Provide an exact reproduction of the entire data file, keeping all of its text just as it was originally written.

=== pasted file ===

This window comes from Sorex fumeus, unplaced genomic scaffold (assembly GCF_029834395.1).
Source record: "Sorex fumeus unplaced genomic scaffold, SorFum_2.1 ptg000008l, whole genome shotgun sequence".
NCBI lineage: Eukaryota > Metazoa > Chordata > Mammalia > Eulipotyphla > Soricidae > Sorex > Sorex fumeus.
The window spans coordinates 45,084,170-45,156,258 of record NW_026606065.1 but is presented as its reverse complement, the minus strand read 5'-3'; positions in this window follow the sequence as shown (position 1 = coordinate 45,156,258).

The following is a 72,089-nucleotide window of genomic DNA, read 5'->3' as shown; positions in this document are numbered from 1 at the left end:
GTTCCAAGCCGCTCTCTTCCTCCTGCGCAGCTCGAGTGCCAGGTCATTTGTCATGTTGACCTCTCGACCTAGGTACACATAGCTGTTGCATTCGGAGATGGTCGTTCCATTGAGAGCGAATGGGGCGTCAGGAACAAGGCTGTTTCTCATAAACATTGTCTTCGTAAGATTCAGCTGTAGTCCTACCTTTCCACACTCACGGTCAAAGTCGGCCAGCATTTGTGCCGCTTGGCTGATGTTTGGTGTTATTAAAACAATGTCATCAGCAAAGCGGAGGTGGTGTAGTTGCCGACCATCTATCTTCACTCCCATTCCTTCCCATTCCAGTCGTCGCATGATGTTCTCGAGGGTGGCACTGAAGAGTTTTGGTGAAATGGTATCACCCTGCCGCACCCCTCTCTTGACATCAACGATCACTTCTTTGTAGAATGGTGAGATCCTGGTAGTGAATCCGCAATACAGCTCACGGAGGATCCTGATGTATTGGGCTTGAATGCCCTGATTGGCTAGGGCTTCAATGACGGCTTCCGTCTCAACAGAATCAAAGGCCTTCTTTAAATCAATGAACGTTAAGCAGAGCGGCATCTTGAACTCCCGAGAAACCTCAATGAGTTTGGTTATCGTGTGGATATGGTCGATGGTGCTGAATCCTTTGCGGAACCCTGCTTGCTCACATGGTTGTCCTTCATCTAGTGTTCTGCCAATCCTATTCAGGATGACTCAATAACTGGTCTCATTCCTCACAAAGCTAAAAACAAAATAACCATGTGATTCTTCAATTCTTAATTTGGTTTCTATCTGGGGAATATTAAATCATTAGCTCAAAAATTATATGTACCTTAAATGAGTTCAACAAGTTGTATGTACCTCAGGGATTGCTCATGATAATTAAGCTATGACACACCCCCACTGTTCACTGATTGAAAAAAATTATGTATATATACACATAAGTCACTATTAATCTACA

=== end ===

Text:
This window comes from Sorex fumeus, unplaced genomic scaffold (assembly GCF_029834395.1).
Source record: "Sorex fumeus unplaced genomic scaffold, SorFum_2.1 ptg000008l, whole genome shotgun sequence".
NCBI lineage: Eukaryota > Metazoa > Chordata > Mammalia > Eulipotyphla > Soricidae > Sorex > Sorex fumeus.
The window spans coordinates 45,084,170-45,156,258 of record NW_026606065.1 but is presented as its reverse complement, the minus strand read 5'-3'; positions in this window follow the sequence as shown (position 1 = coordinate 45,156,258).

The following is a 72,089-nucleotide window of genomic DNA, read 5'->3' as shown; positions in this document are numbered from 1 at the left end:
GTTCCAAGCCGCTCTCTTCCTCCTGCGCAGCTCGAGTGCCAGGTCATTTGTCATGTTGACCTCTCGACCTAGGTACACATAGCTGTTGCATTCGGAGATGGTCGTTCCATTGAGAGCGAATGGGGCGTCAGGAACAAGGCTGTTTCTCATAAACATTGTCTTCGTAAGATTCAGCTGTAGTCCTACCTTTCCACACTCACGGTCAAAGTCGGCCAGCATTTGTGCCGCTTGGCTGATGTTTGGTGTTATTAAAACAATGTCATCAGCAAAGCGGAGGTGGTGTAGTTGCCGACCATCTATCTTCACTCCCATTCCTTCCCATTCCAGTCGTCGCATGATGTTCTCGAGGGTGGCACTGAAGAGTTTTGGTGAAATGGTATCACCCTGCCGCACCCCTCTCTTGACATCAACGATCACTTCTTTGTAGAATGGTGAGATCCTGGTAGTGAATCCGCAATACAGCTCACGGAGGATCCTGATGTATTGGGCTTGAATGCCCTGATTGGCTAGGGCTTCAATGACGGCTTCCGTCTCAACAGAATCAAAGGCCTTCTTTAAATCAATGAACGTTAAGCAGAGCGGCATCTTGAACTCCCGAGAAACCTCAATGAGTTTGGTTATCGTGTGGATATGGTCGATGGTGCTGAATCCTTTGCGGAACCCTGCTTGCTCACATGGTTGTCCTTCATCTAGTGTTCTGCCAATCCTATTCAGGATGACTCAATAACTGGTCTCATTCCTCACAAAGCTAAAAACAAAATAACCATGTGATTCTTCAATTCTTAATTTGGTTTCTATCTGGGGAATATTAAATCATTAGCTCAAAAATTATATGTACCTTAAATGAGTTCAACAAGTTGTATGTACCTCAGGGATTGCTCATGATAATTAAGCTATGACACACCCCCACTGTTCACTGATTGAAAAAAATTATGTATATATACACATAAGTCACTATTAATCTACA